In an Opinion piece in Woodbury Patch, Angela Johnson comments on the ambiguous nature of Minnesota’s crosswalk laws.
In Woodbury, Don’t Cross Me
While it’s unlawful for any driver to not stop and yield the right-of-way to a pedestrian crossing the roadway within a marked crosswalk or at an intersection with no marked crosswalk, the law doesn’t address whether drivers must stop for pedestrians waiting on the curb to cross at intersections with no signal.
So drivers and pedestrians alike flounder in self-righteous confusion. Some drivers honk in disgust at other drivers who don’t stop for curbside waiting walkers, while some walkers wave off a stopped vehicle, preferring a clear roadway before crossing. Without uniformity, there’s hesitancy and angry people.
As cyclists are pedestrians whenever they enter a crosswalk, this commentary is just as valid for cyclists at many trail crossings.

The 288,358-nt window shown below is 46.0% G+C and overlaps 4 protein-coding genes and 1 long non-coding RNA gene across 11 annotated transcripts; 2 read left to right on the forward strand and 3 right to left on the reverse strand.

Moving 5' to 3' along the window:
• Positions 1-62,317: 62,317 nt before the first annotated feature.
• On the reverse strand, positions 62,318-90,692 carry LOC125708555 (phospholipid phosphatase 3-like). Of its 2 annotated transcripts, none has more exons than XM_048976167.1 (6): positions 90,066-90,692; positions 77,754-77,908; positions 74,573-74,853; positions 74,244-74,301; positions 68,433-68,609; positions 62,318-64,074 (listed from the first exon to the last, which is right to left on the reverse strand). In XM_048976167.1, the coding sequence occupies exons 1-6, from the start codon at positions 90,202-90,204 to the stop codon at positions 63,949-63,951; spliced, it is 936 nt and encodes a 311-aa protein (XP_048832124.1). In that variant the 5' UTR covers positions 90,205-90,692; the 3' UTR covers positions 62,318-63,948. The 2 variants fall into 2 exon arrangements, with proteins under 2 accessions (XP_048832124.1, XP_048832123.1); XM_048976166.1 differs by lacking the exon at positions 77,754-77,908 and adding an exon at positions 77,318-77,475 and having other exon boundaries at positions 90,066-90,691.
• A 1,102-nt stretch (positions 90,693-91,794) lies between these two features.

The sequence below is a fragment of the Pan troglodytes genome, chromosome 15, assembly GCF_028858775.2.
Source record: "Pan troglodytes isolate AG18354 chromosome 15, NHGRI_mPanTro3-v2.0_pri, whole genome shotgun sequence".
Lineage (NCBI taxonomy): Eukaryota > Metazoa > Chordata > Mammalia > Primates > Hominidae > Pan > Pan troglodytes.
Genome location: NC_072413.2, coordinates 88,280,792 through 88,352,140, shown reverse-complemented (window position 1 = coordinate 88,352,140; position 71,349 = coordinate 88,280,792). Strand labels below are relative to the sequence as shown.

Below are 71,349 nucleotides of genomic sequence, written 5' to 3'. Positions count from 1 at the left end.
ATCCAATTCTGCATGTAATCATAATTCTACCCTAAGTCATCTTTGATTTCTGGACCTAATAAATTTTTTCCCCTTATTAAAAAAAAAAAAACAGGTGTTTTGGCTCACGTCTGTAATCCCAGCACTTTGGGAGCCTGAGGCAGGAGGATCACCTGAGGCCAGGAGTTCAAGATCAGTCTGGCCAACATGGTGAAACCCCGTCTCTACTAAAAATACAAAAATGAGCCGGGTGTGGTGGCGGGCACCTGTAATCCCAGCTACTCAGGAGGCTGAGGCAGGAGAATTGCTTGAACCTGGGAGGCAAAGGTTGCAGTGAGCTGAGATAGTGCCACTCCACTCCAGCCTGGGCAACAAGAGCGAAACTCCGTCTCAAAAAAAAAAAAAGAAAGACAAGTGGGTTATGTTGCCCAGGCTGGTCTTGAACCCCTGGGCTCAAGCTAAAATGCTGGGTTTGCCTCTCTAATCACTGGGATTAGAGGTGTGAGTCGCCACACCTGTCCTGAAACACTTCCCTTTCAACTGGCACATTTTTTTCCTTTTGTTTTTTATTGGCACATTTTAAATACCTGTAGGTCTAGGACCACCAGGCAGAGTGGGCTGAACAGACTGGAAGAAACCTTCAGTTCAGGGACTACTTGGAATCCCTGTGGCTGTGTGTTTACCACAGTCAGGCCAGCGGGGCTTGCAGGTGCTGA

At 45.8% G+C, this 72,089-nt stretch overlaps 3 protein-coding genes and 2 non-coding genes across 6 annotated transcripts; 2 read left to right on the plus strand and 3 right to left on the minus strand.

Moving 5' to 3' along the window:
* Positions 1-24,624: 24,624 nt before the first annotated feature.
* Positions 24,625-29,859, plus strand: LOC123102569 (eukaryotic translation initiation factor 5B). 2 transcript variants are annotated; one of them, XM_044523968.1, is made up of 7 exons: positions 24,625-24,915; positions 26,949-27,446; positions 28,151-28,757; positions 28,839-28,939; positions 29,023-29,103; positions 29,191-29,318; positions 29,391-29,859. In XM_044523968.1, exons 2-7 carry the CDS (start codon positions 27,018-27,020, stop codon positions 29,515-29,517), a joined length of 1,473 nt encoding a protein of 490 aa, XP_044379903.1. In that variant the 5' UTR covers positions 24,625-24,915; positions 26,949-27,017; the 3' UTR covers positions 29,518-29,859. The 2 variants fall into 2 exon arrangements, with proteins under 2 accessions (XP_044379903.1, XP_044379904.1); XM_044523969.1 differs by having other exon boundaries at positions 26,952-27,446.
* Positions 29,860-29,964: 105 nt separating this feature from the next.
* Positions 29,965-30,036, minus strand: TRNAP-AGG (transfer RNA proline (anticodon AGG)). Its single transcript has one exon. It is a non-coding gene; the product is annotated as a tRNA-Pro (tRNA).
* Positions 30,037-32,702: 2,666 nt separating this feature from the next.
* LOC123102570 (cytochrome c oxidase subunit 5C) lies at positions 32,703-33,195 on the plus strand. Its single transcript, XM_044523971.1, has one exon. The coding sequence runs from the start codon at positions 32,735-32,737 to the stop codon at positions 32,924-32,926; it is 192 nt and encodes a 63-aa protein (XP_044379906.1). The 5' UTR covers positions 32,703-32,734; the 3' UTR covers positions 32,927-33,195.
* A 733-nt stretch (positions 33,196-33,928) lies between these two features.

I think the statutes intend for motorists to yield to pedestrians waiting to cross even if the pedestrian has not physically stepped into the roadway, however, this is not what the law says. Either way, Statute 169.21 could use clarification. If the roadway is experiencing an unending stream of traffic (e.g. rush hour), does the statute intend for pedestrians to wait indefinitely to cross? Or Does the law intend to give pedestrians Moses-like power to part the vehicles on the roadway at will to cross, regardless of roadway context? If the intent is somewhere between these extremes, how could you craft a clear statute stating as much?